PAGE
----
Samhain Publishing, $5.50, ISBN 1-59998-478-4
Fantasy Romance, 2007
The Wolverine and the Jewel follows The Wolverine and the Rose but it can stand alone. The two books are part of a fantasy romance series called The Legend of Mynos with Mynos being this dragon whose various pieces of jewelry can be activated by women for greater good.
Sir Sebastian of Tabrinth first showed up in the previous book as the rather misogynistic companion of the hero of that book and he gets his story here. He finds a badly beaten woman who can’t remember her name when she regains consciousness. Because she’s wearing a mysterious jewel around her neck, Sebastian calls her Jewel. I think he also deliberately wants to make me gag for calling him some unkind names in my head when I was reading the previous book but that is just my suspicion, really. He vows to find out who she really is and discover those foul fiends who hurt her so terribly.
When the dragon Mynos claims that the jewel belonging to our heroine is Malnan’s Jewel, the mystery deepens. Poor Mynos does have this unfortunate habit of losing his bits and pieces of jewelry. Malnan was Mynos’ dead girlfriend and it turns out that her spirit still lives in the Jewel. What is going on here? That’s what our characters are determined to find out.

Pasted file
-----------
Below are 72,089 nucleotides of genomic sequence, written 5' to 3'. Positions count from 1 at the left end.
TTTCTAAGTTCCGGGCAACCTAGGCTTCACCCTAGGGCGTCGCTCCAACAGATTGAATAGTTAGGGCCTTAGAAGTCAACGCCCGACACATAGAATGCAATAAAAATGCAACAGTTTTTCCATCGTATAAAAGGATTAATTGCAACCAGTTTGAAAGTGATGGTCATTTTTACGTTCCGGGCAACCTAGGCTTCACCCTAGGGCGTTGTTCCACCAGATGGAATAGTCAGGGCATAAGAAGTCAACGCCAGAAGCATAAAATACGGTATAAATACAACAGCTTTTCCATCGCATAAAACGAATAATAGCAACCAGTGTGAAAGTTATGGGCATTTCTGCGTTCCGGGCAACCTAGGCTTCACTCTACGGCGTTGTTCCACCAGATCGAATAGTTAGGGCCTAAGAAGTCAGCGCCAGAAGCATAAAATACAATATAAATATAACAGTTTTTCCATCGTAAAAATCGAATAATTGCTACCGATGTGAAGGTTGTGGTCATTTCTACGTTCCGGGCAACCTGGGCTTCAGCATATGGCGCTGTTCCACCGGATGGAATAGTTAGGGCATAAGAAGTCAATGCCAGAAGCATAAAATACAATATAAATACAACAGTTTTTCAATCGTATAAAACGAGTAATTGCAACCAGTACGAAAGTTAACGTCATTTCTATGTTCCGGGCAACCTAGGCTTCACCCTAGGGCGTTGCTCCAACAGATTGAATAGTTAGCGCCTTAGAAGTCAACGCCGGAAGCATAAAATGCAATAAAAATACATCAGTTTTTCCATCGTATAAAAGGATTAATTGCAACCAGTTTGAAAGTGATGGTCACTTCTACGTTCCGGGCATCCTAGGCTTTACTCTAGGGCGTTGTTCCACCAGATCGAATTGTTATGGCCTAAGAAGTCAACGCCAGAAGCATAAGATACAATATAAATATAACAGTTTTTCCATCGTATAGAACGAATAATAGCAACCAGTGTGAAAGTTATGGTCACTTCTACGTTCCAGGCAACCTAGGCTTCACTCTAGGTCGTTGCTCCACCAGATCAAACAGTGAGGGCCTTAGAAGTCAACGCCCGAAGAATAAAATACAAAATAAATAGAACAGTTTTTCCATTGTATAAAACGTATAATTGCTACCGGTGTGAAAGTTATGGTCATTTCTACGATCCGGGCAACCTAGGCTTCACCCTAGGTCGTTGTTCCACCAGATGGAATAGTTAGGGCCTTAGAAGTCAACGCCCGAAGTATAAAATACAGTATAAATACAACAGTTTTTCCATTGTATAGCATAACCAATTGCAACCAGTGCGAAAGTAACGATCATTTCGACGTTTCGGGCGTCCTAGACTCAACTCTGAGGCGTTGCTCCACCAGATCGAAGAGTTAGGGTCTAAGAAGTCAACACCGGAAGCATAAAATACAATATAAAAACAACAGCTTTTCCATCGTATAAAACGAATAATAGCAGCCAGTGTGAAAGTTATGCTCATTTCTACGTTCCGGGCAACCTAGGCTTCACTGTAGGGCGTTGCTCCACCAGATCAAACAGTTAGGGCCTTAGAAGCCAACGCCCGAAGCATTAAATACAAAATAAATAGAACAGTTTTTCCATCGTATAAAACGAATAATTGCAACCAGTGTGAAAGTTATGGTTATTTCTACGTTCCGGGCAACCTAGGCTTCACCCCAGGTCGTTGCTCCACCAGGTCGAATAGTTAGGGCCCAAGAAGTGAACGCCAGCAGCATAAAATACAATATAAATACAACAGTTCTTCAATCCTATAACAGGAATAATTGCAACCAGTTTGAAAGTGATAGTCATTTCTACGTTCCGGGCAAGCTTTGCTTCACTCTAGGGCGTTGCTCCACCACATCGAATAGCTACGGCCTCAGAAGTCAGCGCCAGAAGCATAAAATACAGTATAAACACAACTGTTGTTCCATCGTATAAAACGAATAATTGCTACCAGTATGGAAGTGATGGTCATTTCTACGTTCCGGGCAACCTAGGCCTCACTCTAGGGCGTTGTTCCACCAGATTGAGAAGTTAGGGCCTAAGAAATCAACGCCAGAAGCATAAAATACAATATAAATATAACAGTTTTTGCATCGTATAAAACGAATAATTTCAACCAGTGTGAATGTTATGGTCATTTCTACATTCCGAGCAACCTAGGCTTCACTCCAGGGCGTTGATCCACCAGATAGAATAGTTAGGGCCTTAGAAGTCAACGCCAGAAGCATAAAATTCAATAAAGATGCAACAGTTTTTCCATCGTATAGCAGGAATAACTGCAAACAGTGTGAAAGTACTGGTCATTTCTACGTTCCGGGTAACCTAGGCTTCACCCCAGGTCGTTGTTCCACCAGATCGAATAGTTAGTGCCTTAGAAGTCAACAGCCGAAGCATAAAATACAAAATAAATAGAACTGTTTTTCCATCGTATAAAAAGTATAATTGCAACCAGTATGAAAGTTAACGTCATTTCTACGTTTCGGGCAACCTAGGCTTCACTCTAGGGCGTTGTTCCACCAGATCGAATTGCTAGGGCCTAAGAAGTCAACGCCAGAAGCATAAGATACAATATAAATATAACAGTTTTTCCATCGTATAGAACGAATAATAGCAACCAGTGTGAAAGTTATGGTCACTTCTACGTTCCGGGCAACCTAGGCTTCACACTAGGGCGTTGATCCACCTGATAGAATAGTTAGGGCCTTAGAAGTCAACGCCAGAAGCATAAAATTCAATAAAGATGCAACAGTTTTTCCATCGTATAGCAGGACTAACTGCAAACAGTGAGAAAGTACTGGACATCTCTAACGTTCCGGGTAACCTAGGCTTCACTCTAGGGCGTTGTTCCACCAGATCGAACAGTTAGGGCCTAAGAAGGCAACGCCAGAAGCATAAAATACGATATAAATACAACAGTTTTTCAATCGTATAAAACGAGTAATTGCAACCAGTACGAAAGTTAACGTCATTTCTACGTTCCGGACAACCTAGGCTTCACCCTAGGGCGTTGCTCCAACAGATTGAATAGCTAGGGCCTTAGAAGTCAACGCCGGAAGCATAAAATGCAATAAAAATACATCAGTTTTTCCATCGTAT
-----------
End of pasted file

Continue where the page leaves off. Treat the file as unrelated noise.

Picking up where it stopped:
Like the previous book, this one is a very girly story. Jewel is even more girly than Arianna from the previous book. She has no personality other than flat sweetness – she utterly falls for Sebastian without any effort that I often feel as if I’m reading a Care Bear story. She is all helpless sunshine and sweetness that I often shudder whenever everyone in this story falls over themselves to make her feel safe and protected. She and Sebastian are one-dimensional characters and their romance is dull because it is depicted in a cloyingly sweet “Ken loves Barbie, and the My Little Ponies will be bridesmaids while Jem and the Holograms will sing at the wedding” way. Like Arianna, Jewel will discover how special she is. Mynos comes off more and more like a creepy old man, I tell you, calling these buxom girly-girls his daughters and offering them his trinkets so that they can call and talk to him anytime.
I prefer my fantasy, romantic or not, to be a little more adult. Therefore, The Wolverine and the Jewel, with its often so cloyingly sweet and girly overtones that persist despite the author bringing up grave matters like rape and violence, just doesn’t do it for me.